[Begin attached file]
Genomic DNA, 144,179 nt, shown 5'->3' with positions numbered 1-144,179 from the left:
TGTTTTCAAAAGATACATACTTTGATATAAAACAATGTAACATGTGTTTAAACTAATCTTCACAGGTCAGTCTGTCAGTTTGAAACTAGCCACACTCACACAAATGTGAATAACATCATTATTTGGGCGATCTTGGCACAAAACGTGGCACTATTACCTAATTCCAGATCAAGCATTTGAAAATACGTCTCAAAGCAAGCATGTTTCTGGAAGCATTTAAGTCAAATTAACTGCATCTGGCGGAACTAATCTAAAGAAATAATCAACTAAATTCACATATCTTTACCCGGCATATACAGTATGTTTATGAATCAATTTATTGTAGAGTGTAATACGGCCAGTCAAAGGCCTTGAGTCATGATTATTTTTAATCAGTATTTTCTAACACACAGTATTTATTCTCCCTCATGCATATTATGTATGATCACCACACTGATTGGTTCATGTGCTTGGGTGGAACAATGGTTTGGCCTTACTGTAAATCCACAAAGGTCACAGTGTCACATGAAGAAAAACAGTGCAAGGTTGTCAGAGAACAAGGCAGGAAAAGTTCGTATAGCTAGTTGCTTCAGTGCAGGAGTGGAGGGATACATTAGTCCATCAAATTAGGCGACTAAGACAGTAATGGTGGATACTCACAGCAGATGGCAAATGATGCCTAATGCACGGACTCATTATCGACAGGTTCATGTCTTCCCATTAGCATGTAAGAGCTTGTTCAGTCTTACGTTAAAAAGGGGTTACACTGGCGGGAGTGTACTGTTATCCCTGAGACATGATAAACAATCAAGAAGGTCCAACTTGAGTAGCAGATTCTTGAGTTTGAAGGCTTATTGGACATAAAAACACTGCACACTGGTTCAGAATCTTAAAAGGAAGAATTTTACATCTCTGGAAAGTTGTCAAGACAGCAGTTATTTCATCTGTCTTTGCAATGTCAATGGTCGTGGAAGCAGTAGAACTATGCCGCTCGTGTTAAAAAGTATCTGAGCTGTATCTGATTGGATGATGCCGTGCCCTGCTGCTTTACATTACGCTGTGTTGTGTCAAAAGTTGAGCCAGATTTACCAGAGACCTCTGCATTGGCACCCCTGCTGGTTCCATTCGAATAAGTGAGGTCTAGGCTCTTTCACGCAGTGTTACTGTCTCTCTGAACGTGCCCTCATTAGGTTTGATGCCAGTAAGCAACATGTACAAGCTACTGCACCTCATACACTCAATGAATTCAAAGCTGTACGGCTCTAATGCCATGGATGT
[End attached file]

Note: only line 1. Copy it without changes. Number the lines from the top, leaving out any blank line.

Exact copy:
Genomic DNA, 144,179 nt, shown 5'->3' with positions numbered 1-144,179 from the left: